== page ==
Progesterone can be converted by the body into other steroid hormones. The progestogens are end-molecules and cannot be transformed into anything else. Since they cannot be metabolised, they can cause metabolic blocks. Much confusion exists in the minds of both the general public and the medical profession about progesterone and the progestogens and the side effects of the latter are often attributed to progesterone. An example of this is a recent report in the British Medical Journal(2) which claimed that progesterone was a risk factor for breast cancer, when in fact progesterone helps to protect against breast cancer. Reference to the original article(3) revealed that the report was a false interpretation of an American trial which showed that progestogens, not progesterone, increased the breast cancer risk.


A question that is often asked is: if progesterone production largely ceases at menopause, while oestrogen production continues, albeit at a lower level, how is it that our ancestors did not suffer from menopausal problems, PMS, breast and uterine cancer and osteoporosis?

Part of the answer lies in the fact that our ancestors were not polluted with pesticides, petrochemicals and other xeno-oestrogens, nor did they use the pill or HRT. Another aspect is that they ate fresh, organically grown vegetable foods, locally produced, harvested when ready and eaten within a short time of harvesting. Nowadays most of our plant foods are grown chemically, picked unripe, transported long distances and possibly stored for some time before they reach the shops or the supermarkets.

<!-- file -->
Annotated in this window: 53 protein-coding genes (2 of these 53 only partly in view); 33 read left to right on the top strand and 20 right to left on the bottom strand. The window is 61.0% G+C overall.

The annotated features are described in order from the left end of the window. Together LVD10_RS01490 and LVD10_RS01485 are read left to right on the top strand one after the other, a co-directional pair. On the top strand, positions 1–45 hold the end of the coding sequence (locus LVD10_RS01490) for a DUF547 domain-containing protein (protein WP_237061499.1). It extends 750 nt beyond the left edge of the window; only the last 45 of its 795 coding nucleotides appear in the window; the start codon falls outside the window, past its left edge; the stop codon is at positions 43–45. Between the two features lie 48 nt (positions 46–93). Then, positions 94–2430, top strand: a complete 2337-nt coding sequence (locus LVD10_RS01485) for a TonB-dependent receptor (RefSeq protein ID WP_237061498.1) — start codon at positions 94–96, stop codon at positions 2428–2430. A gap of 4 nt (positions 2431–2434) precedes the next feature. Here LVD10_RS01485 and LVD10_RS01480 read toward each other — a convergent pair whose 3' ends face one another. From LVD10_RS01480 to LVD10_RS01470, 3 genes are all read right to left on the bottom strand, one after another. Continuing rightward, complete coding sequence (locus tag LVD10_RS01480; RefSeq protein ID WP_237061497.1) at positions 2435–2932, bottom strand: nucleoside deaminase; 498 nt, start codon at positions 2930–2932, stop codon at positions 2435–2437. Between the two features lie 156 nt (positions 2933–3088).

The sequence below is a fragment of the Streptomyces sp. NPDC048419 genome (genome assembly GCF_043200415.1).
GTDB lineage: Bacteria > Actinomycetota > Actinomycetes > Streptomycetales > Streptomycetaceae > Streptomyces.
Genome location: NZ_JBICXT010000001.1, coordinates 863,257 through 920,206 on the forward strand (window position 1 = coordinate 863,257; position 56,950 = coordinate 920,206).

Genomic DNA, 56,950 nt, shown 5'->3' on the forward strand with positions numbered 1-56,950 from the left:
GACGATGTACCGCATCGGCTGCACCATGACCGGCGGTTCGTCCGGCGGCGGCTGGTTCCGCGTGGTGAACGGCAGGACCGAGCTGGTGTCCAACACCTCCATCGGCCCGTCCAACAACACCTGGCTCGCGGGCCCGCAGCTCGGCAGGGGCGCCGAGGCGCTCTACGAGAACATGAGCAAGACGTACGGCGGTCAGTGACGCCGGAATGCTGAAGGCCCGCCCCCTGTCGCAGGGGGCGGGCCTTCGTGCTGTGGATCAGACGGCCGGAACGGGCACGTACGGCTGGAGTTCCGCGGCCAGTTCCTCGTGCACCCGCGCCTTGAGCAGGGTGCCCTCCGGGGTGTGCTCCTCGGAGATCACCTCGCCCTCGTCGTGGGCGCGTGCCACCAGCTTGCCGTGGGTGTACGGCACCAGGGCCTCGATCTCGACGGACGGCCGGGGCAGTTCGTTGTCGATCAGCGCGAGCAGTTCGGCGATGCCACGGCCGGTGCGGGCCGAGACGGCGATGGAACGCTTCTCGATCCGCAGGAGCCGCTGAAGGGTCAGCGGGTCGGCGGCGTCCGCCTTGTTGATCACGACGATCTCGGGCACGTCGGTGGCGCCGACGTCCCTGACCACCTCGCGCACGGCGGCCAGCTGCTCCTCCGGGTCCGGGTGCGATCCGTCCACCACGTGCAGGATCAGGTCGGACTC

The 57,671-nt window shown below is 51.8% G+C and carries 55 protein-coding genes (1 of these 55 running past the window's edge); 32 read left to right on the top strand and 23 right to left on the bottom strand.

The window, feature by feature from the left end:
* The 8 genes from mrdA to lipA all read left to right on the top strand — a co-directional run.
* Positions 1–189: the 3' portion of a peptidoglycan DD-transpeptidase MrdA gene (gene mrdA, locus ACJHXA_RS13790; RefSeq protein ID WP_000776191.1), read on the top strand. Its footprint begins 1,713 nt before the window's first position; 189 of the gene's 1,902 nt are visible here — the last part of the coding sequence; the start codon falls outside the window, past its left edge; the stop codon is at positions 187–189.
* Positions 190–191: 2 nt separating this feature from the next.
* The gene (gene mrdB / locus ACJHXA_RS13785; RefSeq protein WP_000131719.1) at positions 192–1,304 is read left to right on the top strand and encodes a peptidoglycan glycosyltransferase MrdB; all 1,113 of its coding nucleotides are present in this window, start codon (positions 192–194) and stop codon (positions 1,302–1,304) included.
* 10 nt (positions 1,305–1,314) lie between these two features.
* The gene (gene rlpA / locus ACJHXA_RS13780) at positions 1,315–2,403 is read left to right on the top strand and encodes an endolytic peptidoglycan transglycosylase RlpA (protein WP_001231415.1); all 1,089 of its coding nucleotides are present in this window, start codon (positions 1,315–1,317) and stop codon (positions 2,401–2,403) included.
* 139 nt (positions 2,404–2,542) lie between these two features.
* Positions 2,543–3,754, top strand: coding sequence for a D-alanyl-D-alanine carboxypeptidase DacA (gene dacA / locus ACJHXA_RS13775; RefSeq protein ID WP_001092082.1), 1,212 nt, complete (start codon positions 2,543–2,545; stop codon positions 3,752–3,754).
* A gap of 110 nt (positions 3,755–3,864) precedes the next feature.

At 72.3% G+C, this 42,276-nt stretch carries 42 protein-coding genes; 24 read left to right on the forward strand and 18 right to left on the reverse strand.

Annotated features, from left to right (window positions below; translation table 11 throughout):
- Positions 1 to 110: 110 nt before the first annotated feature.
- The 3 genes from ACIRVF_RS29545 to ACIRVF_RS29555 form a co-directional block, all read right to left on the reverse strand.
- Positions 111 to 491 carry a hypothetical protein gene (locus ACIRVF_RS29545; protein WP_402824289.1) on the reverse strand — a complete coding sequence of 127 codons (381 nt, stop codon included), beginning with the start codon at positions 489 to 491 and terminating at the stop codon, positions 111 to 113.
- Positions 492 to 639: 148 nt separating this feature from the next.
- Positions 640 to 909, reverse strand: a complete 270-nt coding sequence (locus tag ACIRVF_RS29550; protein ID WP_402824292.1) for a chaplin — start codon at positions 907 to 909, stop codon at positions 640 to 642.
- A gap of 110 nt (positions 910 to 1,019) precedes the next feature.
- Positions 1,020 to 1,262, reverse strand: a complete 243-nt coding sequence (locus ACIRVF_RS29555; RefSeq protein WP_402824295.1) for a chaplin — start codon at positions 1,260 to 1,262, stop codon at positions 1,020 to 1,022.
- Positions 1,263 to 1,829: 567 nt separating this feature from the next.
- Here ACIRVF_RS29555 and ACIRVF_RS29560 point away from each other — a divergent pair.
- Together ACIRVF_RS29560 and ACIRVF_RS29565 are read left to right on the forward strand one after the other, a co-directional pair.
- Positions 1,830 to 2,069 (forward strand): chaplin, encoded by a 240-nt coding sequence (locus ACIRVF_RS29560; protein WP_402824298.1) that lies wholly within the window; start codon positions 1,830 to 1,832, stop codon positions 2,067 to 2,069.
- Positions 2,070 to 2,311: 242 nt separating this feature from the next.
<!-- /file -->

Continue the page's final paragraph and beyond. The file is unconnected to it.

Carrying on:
Plants, in addition to being a source of calories, provide us with many nutritive substances including glycosides, saponins, bioflavonoids, vitamins, minerals and plant hormones such as the phytosterols. These nutrients tend to be synergistic and help us to maintain metabolic balance. While present in many fresh, ripe or mature plant foods, they are largely lost with storage, and especially with food processing. Devitalised processed and junk foods lack these essential compounds.

Many of the medicinal herbs which have been used down the centuries contain these valuable nutrients. Phytosterol-rich foods include sage, red clover, sarsaperilla, liquorice root, alfalfa, hops, rhubarb root, wild yam, yarrow, dandelion, ginseng, blackcurrant leaf buds, vitex agnus castus (Chaste tree), saw palmetto, black cohosh and dong quai.4 Bioflavonoids, good sources of which are cherries, grapes and citrus fruits, have weak phyto-oestrogenic activity.4 Phyto-oestrogens can help to restore hormone balance by attaching themselves to oestrogen receptors thereby blocking both oestrogen itself and the xeno-oestrogens.


While it is possible, by avoiding the pill and HRT, and by paying careful attention to diet and the consumption of hormone balancing plants, to recreate the good health of our ancestors, this is not an easy option for many hard-pressed, busy working women. A simpler answer is to resort to supplementation of the missing hormone, that is, natural progesterone, to recreate the balance.

Soya and Mexican wild yam products that can be purchased from health food stores, although often marketed as such, do not contain natural progesterone, nor are they converted into progesterone in the body. The confusion seems to be linked to the phyto-oestrogens that these plants contain, which are believed to account for the excellent support these plants provide to menopausal and younger women.